Brassica oleracea (PROSEA)

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Plant Resources of South-East Asia
List of species

Brassica oleracea L.

Protologue: Sp. pl.: 667 (1753).
Family: Cruciferae
Chromosome number: 2n= 18

Major taxa and synonyms

Cv. group names are proposed here.

  • Cv. group Brussels Sprouts. Synonym: B. oleracea L. var. gemmifera DC. (1821).
  • Cv. groups Cauliflower & Broccoli. Synonyms: B. oleracea L. var. botrytis L. (cauliflower), B. oleracea L. var. italica Plenck (broccoli) - see separate article.
  • Cv. group Chinese Kale. Synonym: B. oleracea L. var. alboglabra (L.H. Bailey) Musil - see separate article.
  • Cv. groups of other Kales. Synonym: B. oleracea L. var. acephala DC. (1821). Many groups are distinguished, e.g. cv. group Borecole or Curly Kale (syn.: var. sabellica L. (1753), var. laciniata L. (1753); cv. group Collard (syn.: var. viridis L. (1753), var. plana Peterm. (1838); cv. group Marrowstem Kale (syn.: var. medullosa Thellung (1918); cv. group Palmtree Kale (syn.: var. palmifolia DC. (1821); cv. group Portuguese Kale (syn.: var. costata DC. (1821); cv. group Thousand-headed Kale (syn.: var. ramosa DC. (1821), var. millecapitata (Lév.) Helm (1959).
  • Cv. group Kohlrabi. Synonym: B. oleracea L. var. gongylodes L. (1753).
  • Cv. groups White Headed Cabbage, Red Headed Cabbage and Savoy Headed Cabbage. Synonyms: B. oleracea L. var. capitata L. (white and red cabbage), B. oleracea L. var. sabauda L. (savoy cabbage) - see separate article.

Vernacular names


  • Cole crops (En).

Cv. group Brussels Sprouts:

  • Brussels sprouts (En)
  • Chou de Bruxelles (Fr)
  • Cambodia: spéi tôôch tôôch
  • Thailand: kalam-dao.

Cv. groups of Kales:

  • Kale (En)
  • Chou vert (Fr)
  • Philippines: kales, kolis (Tagalog)
  • Cambodia: spéi barang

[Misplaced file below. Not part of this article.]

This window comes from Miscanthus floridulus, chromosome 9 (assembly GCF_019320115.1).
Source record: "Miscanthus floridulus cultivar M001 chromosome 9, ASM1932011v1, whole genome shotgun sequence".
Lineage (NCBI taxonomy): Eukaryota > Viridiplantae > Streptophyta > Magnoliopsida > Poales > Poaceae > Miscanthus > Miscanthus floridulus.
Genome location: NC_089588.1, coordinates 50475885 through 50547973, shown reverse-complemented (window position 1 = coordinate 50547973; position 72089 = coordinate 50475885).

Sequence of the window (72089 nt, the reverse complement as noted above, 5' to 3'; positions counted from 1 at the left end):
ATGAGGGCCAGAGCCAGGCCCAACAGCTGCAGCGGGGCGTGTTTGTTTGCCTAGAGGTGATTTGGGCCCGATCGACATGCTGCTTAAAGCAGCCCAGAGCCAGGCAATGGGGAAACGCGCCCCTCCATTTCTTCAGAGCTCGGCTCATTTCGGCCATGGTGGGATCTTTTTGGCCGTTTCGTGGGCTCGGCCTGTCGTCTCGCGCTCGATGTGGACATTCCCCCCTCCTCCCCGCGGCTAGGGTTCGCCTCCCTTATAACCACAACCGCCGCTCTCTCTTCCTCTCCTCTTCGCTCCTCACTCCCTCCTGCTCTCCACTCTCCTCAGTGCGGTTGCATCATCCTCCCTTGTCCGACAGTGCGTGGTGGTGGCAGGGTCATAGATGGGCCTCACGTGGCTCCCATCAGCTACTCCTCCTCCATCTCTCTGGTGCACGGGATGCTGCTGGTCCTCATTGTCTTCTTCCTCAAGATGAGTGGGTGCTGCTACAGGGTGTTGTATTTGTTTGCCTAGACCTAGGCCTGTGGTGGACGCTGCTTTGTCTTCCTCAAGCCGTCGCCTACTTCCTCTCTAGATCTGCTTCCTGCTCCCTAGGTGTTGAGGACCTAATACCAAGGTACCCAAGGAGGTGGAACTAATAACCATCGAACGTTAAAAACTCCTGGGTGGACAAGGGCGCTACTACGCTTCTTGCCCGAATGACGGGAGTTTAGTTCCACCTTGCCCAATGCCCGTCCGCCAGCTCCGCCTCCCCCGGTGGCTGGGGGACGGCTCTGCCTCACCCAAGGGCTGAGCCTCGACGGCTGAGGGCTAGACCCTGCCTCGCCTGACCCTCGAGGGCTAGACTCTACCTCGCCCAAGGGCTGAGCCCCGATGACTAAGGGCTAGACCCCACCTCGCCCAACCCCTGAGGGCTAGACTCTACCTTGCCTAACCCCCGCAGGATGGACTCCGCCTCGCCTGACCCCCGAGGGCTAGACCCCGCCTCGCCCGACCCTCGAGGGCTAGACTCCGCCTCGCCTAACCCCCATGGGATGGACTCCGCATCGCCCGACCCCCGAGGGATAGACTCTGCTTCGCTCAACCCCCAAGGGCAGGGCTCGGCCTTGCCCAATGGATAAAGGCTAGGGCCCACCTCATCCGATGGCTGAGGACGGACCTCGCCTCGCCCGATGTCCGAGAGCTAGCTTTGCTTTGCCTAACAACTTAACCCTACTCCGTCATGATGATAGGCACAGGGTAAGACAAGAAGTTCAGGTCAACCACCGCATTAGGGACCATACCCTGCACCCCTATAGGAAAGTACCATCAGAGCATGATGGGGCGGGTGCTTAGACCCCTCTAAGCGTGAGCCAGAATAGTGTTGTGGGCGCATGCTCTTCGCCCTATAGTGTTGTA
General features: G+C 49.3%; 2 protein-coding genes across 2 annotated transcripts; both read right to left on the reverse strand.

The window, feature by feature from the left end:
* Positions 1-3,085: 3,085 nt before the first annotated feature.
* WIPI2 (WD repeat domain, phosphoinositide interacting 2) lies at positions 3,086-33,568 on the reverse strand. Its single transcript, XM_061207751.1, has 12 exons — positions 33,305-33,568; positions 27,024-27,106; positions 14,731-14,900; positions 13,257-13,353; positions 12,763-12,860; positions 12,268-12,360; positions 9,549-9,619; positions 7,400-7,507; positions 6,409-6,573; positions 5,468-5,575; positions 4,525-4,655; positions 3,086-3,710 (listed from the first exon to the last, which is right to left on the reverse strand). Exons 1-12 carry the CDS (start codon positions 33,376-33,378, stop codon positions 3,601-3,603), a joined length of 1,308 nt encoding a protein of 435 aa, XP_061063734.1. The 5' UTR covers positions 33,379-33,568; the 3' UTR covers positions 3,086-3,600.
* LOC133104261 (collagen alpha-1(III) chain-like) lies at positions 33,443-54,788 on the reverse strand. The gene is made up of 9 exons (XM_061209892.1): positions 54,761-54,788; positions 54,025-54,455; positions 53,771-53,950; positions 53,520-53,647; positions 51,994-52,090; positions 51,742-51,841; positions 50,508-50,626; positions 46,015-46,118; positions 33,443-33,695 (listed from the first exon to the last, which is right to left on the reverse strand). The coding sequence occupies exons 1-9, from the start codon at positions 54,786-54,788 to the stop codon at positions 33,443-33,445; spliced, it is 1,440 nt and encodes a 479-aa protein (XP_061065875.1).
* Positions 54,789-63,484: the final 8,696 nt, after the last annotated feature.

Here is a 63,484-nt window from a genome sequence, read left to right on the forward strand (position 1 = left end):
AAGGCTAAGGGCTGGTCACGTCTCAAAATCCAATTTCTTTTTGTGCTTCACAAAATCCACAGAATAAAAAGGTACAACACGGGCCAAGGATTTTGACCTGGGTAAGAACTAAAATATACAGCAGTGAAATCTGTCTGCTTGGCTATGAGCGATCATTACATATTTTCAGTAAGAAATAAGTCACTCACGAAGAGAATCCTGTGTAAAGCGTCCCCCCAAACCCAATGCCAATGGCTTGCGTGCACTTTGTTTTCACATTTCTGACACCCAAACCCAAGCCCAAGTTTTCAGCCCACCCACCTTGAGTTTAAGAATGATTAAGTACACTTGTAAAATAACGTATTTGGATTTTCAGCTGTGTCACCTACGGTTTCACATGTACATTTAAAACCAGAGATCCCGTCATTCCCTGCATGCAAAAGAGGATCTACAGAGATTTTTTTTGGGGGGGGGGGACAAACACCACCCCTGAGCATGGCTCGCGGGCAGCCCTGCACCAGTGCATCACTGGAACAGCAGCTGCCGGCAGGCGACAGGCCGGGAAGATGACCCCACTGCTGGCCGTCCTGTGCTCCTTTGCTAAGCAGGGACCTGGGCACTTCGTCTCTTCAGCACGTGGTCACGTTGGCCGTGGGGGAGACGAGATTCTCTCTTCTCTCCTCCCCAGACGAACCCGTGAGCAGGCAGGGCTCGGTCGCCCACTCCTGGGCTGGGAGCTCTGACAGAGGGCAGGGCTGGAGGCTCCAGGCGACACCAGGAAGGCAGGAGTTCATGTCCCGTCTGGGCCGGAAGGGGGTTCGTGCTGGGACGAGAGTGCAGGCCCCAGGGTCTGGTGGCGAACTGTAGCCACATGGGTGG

• Thailand: khana-farang.

Cv. group Kohlrabi:

  • Kohlrabi, turnip kale (En).
  • Chou-rave (Fr)
  • Thailand: kalam-pom
  • Vietnam: su hào, thò lò.

Origin and geographic distribution

Wild cabbage (B. oleracea L. var. oleracea) is indigenous to the Mediterranean region, south-western Europe, and southern England where it grows on sea cliffs. It was brought into cultivation about 5000 years ago and gave rise to numerous cultivated forms, varying widely in vegetative morphology. Probably other wild species (e.g. B. cretica Lamk, B. insularis Moris and B. rupestris Raf.) were also involved in the origin of the present-day richness of forms and cultivars of B. oleracea. Cole crops are cultivated all over the world, but are most important in temperate climates.

Brussels sprouts originated in the 18th Century in Belgium and became established as an important vegetable crop in north-western Europe. Early-maturing Asian types have been developed in Japan.

Kales are ancient cole crops, closely related to the wild forms of B. oleracea. Many distinctive types were developed in Europe such as thousand-headed kale, marrowstem kale, collards and curly kale, the latter two being the most important as vegetables.

Kohlrabi first appeared in the Middle Ages in central and southern Europe. The crop has become established in parts of Asia over the course of the last two centuries and is important in China and Vietnam.

These cole crops are grown in many temperate countries and on a small scale at higher elevations in tropical areas such as South-East Asia.


The main use of B. oleracea is as a vegetable, although some forage cultivars exist as well. Depending on cultivar, the stem, the leaves or the inflorescence, or a combination of these, form the edible parts.

In Brussels sprouts it is the miniature axillary heads (leaves) which are consumed as a cooked vegetable. The kales are a polymorphic group comprising vegetable types (curly kale, collard) and types mainly used as fodder crops (thousand-headed kale, marrowstem kale, collard). The vegetable types are grown for their smooth or curly foliage, usually consumed cooked. Kohlrabi is principally grown for its swollen stem, which is used cooked. The foliage can be consumed as well. Kohlrabi is also an important fodder.

Production and international trade

Brussels sprouts, curly kale and kohlrabi are popular vegetables in temperate regions, the first two especially during the winter months. Only kohlrabi has developed a strong foothold in mainland Asia (China, Vietnam). In Malesia they are minor crops cultivated at higher elevations. No production statistics are available.